Our project began in 2015, with a long term vision to create 30 hectares of native broadleaved woodland amongst areas of species-rich meadow and ponds. The Forest of Flowers will form a link with surrounding woodland and other habitats to offer maximum benefit to wildlife.
Specific aims are:
To contribute towards increasing the biodiversity of the area by providing habitat for a range of native wildlife particularly pollinating insects
To support the local ecosystem including via carbon storage, water purification and cooling and flood alleviation.
To educate and support others in planting native woodland and wildflower species.
Even though the plantation is complete, our project is just beginning. Over the coming years we will:
Develop and manage these habitats for maximum biodiversity
Continue to engage with wildlife experts and ecologists for monitoring purposes
Welcome the public to open days and events, offering advice on how anyone can create wildlife habitats, regardless of scale.
Further details of our woodland, wildflower meadows and wetland habitats are as follows.
We have planted 42,000 trees and shrubs, all of native species. The woodland is made up of small variable groups of the same species.
Large rides and glades provide open space and a diverse structure to the woodland. Shrubs planted around the edges of compartments, rides and glades provide further botanical and structural diversity.
Species planted include:
Pedunculate Oak Quercus robur 33%
Silver birch, Betula Pendula 17%
Small-leaved lime, Tilia cordata 10%
Field maple, Acer campestre 3%
Hazel, Corylus avellana 3%
Wild cherry, Prunus avium 2%
Since planting took place in 2015, we have already seen a huge increase in the number and variety of birds visiting us. As the trees develop they will offer a valuable habitat and food source for a wide range of wildlife.
We are hugely grateful to all partners involved in the plantation project, in particular to the Woodland Trust for all their support and guidance.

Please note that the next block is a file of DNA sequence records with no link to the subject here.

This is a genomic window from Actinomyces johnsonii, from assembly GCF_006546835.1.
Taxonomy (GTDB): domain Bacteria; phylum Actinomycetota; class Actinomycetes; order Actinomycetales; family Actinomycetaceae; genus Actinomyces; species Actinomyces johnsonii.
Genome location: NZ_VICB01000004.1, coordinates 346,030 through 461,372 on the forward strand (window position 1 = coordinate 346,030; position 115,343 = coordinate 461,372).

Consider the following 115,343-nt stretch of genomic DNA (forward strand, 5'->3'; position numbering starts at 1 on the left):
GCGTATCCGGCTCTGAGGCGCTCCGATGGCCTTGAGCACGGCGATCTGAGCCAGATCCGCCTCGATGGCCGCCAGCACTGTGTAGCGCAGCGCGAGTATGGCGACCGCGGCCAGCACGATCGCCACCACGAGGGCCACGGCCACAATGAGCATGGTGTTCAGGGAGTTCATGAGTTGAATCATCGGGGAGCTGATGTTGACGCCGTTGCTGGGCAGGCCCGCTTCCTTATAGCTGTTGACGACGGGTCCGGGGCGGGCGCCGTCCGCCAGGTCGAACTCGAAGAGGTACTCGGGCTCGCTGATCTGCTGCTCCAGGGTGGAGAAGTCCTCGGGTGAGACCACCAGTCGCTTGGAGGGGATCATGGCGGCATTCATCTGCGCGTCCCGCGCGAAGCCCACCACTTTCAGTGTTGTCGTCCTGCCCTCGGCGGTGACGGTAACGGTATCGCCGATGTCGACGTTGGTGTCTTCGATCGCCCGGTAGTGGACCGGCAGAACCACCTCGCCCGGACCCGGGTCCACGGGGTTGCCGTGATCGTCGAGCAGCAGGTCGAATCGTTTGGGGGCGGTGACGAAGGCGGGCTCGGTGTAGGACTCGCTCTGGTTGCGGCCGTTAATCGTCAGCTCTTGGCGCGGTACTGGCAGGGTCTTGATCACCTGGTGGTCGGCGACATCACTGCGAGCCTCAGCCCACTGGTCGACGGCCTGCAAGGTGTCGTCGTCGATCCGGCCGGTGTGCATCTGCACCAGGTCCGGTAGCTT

Over 35 species of wildflowers now thrive across our 74 acres of meadows.
Perennial and biennial species include:
Ox-eye daisy, Leucanthemum vulgare
Red campion, Silene dioica
Viper's bugloss, Echium vulgare
Teasel, Dipsacus fullonum
Birds foot trefoil, Lotus corniculatus
Meadow Buttercup, Ranunculus acris
Annual species include:
Corn Chamomile, Anthemis arvensis
Corn Cockle, Agrostemma githago
Cornflower, Centaurea cyanus
Poppy, Papaver rhoeas
Yellow rattle, Rhinanthus minor
Our meadows offer a continuous source of food for insects and birds, with many wildflowers also acting as host plants for butterflies and moths. Our regular surveys have shown a significant number of butterflies in recent years, with Forest of Flowers having the highest number of annual sightings in Yorkshire since 2020.
Since 2019 we have created 18 new ponds across the Forest of Flowers as part of our commitment to offer habitat for all types of wildlife.
In 2021/22, we created seven ponds specifically to offer perfect conditions for the great crested newt, including with hibernacula structures which provide ideal shelter. Our huge thanks to Natural England and Wildscapes CIC for their support with this project.
Our wetland habitat is already supporting a wide range of waterfowl and amphibians, and we look forward to seeing the ponds develop and thrive in years to come.
Our video below shows a full view of all ponds a few months after creation.